I do my best work staring out the window. It’s where my ideas are. From third through seventh grade, as my brain develops and I figure out how to make my friends laugh, and I teach myself to solve problems — I stare out the window at the cemetery.
To get from one school building to the other, we walk through the cemetery. During recess, our playground is the small parking lot between the school building and the headstones. One of the boys removes his long, white tube socks with two red stripes on the elastic. He fashions a crude but functional ball. In tight formation, a pitcher underhandedly lobs the sock ball. The batter swings his closed fist. The cemetery is home run territory and strictly off-limits. If an intrepid fielder can retrieve the ball before being spotted by a nun, the game continues.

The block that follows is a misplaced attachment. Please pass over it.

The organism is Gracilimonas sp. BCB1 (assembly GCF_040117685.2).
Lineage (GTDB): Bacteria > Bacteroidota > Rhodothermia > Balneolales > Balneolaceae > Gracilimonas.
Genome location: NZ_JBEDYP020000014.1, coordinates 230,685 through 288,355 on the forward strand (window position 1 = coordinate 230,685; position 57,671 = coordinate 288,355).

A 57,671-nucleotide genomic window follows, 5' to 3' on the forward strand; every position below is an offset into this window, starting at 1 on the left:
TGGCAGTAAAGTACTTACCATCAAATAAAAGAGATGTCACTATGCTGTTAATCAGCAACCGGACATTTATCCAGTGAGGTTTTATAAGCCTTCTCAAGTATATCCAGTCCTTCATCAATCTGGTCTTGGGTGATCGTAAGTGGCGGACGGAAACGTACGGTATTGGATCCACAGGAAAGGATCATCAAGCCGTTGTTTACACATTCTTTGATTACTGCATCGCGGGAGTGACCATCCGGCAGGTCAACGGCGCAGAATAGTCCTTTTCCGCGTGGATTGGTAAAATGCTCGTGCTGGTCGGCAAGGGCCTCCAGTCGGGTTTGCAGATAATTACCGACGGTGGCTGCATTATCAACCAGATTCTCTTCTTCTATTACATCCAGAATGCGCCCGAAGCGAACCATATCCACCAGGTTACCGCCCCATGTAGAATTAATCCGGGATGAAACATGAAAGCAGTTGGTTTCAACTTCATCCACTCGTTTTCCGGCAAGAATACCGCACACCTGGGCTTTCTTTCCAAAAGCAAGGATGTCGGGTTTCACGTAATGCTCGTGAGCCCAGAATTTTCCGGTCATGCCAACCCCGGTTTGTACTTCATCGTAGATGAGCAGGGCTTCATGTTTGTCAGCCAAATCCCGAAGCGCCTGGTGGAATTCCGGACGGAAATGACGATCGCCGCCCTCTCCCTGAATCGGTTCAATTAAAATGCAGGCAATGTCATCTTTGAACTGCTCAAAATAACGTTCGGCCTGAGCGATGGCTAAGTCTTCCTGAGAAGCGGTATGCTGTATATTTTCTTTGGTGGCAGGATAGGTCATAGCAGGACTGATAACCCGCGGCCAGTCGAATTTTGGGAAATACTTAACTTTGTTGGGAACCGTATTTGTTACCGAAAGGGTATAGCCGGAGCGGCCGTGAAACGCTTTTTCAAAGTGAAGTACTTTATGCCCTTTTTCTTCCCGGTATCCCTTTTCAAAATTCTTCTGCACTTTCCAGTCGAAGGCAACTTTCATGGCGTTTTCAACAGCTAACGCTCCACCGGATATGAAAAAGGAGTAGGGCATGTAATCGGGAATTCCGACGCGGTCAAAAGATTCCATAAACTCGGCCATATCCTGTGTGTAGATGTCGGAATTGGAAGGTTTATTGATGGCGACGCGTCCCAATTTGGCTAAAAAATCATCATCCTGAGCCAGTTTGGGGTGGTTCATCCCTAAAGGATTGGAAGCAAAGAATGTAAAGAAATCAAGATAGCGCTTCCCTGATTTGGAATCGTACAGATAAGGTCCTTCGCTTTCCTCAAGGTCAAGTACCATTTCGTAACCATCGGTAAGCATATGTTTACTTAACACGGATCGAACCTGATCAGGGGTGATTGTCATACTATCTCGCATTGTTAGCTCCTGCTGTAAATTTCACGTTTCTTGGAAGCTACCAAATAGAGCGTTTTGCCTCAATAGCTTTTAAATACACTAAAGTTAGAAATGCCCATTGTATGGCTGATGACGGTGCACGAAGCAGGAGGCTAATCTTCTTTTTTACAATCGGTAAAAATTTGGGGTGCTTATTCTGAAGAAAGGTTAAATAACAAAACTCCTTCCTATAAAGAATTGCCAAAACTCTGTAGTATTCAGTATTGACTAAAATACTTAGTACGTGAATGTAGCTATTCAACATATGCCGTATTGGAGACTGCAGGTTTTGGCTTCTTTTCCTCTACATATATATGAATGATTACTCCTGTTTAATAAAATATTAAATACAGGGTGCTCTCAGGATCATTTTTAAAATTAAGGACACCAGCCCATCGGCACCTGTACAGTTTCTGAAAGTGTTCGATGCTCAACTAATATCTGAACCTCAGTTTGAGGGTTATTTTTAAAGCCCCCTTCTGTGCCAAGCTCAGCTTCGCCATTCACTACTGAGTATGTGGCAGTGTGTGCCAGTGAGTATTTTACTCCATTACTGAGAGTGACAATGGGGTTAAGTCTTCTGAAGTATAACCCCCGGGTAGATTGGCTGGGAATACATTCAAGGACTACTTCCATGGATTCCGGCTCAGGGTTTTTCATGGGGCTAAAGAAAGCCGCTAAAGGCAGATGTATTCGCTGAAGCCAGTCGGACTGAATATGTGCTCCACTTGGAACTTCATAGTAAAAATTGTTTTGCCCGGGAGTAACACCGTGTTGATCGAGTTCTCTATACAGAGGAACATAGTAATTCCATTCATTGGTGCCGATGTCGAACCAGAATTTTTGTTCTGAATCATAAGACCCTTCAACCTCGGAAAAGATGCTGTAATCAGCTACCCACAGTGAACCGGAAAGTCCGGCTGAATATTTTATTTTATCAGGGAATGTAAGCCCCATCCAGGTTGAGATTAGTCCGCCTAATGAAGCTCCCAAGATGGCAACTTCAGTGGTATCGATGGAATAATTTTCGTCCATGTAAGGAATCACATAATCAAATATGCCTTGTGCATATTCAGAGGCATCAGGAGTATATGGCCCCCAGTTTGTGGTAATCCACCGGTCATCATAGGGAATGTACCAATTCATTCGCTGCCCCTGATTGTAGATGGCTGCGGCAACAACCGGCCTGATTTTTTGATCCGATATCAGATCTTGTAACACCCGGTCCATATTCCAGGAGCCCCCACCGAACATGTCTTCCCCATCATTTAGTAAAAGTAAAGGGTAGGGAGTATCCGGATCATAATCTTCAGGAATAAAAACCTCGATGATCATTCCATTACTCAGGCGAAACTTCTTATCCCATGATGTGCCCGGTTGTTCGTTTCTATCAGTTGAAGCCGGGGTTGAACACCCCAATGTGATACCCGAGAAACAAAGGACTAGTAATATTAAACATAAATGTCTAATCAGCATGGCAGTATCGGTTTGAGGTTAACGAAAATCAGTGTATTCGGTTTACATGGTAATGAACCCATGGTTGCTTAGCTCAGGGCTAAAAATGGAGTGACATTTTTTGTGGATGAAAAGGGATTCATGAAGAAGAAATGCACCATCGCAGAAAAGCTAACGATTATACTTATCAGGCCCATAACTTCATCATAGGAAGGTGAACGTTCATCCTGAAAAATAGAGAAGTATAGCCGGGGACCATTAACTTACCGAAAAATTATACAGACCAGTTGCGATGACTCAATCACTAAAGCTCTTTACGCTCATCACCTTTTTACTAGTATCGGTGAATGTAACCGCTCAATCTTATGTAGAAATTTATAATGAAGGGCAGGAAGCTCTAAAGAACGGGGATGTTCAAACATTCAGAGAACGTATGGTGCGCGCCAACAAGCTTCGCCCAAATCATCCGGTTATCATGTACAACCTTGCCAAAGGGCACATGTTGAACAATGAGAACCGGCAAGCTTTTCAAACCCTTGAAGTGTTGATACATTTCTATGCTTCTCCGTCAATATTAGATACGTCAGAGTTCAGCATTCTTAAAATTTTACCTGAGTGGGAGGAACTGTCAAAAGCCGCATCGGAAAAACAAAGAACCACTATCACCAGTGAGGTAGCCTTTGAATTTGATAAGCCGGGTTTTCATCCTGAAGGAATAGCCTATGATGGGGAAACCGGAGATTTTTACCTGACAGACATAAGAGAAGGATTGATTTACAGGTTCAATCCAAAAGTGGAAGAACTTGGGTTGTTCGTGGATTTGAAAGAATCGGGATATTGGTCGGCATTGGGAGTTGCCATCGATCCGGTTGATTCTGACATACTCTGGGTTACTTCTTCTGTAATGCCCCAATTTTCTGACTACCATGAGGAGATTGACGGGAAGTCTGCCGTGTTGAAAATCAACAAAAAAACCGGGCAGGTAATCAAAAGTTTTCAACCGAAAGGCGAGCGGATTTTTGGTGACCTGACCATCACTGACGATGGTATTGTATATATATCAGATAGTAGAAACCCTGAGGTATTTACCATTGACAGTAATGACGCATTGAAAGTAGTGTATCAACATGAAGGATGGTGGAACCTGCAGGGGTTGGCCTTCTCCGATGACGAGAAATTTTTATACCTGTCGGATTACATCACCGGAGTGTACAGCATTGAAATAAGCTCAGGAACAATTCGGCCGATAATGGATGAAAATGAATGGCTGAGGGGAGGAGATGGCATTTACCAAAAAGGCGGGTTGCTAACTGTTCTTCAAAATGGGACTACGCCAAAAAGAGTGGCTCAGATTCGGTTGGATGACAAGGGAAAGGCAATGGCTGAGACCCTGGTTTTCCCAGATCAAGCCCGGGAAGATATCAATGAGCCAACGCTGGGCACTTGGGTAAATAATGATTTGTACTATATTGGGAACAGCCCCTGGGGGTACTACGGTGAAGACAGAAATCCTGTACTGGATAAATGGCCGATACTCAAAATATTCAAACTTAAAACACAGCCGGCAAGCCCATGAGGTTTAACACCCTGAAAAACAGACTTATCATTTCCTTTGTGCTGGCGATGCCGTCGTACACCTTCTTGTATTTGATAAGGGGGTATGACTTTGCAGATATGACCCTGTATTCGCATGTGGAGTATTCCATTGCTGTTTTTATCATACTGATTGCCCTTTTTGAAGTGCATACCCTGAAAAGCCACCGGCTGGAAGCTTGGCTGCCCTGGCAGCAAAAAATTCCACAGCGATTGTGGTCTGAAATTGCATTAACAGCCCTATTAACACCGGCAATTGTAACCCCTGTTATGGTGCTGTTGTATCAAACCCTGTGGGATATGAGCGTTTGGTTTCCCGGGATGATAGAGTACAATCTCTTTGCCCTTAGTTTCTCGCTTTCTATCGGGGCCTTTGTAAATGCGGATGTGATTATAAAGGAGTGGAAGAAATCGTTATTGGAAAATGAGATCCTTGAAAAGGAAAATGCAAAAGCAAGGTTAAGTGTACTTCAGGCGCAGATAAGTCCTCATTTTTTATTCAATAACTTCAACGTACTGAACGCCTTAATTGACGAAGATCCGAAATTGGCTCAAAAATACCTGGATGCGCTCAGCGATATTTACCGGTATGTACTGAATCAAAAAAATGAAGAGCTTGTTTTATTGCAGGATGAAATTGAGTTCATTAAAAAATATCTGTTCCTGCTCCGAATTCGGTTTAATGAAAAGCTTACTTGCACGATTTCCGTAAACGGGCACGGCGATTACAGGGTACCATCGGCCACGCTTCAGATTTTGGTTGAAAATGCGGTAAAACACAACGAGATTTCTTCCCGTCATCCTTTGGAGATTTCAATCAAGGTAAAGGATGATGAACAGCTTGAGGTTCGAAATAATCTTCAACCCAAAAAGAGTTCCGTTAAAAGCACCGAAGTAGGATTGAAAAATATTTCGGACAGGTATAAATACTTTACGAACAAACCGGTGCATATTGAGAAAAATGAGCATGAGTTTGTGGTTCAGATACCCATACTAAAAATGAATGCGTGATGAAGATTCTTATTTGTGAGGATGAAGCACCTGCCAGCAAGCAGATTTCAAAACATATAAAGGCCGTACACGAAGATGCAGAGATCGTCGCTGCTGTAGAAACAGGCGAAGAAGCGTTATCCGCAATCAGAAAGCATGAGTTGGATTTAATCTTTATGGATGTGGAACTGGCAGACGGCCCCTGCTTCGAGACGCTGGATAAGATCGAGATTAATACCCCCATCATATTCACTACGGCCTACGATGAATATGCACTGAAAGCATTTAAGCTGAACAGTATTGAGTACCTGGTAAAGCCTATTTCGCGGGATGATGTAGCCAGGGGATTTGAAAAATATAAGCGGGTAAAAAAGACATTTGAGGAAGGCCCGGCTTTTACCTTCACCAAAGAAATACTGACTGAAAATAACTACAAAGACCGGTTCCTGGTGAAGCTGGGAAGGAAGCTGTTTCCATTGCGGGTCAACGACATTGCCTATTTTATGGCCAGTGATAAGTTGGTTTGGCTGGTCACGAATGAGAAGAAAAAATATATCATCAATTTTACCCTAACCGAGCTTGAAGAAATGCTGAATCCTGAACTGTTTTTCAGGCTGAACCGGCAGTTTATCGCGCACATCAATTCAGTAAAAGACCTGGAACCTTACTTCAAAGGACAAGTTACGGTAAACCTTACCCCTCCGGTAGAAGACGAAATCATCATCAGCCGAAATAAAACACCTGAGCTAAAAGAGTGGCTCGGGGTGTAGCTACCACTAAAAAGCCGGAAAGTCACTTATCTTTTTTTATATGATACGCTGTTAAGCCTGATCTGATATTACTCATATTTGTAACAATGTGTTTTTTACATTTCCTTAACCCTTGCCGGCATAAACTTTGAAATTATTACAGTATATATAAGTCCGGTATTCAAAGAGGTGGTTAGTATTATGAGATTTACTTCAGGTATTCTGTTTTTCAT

Church belief considers a Catholic cemetery consecrated earth — a place of prayer and reverence. Many faiths subscribe to similar beliefs.
Established in 1926 on rolling, oak-shaded hills, Woodlawn Memorial Park is an inclusive, non-denominational cemetery. In 1972, with an eye on expansion, Woodlawn commissions a full-size, functional Liberty Bell replica from the storied Paccard Bell Foundry in France, where the 1950 U.S. Treasury bells were cast. The bell will be used as a promotional tool leading up to the 1976 Bicentennial. After the Bicentennial, it will be permanently installed as the centerpiece of the Garden of Eternal Liberty at Woodlawn.
The bell is featured in the November 1st, 1972 edition of the Orlando Sentinel. Displayed at the entrance of the Orange County Courthouse, a hand-lettered sign declares Mayor Carl Langford and County Commission Chairman Paul Pickett will ring the Liberty Bell upon the signing of the Vietnam peace treaty.
On Columbus Day, 1975, Woodlawn displays the bell at a middle school in Saint Cloud, Florida, as a reminder of American heritage. All interested citizens are invited to take part in the celebration.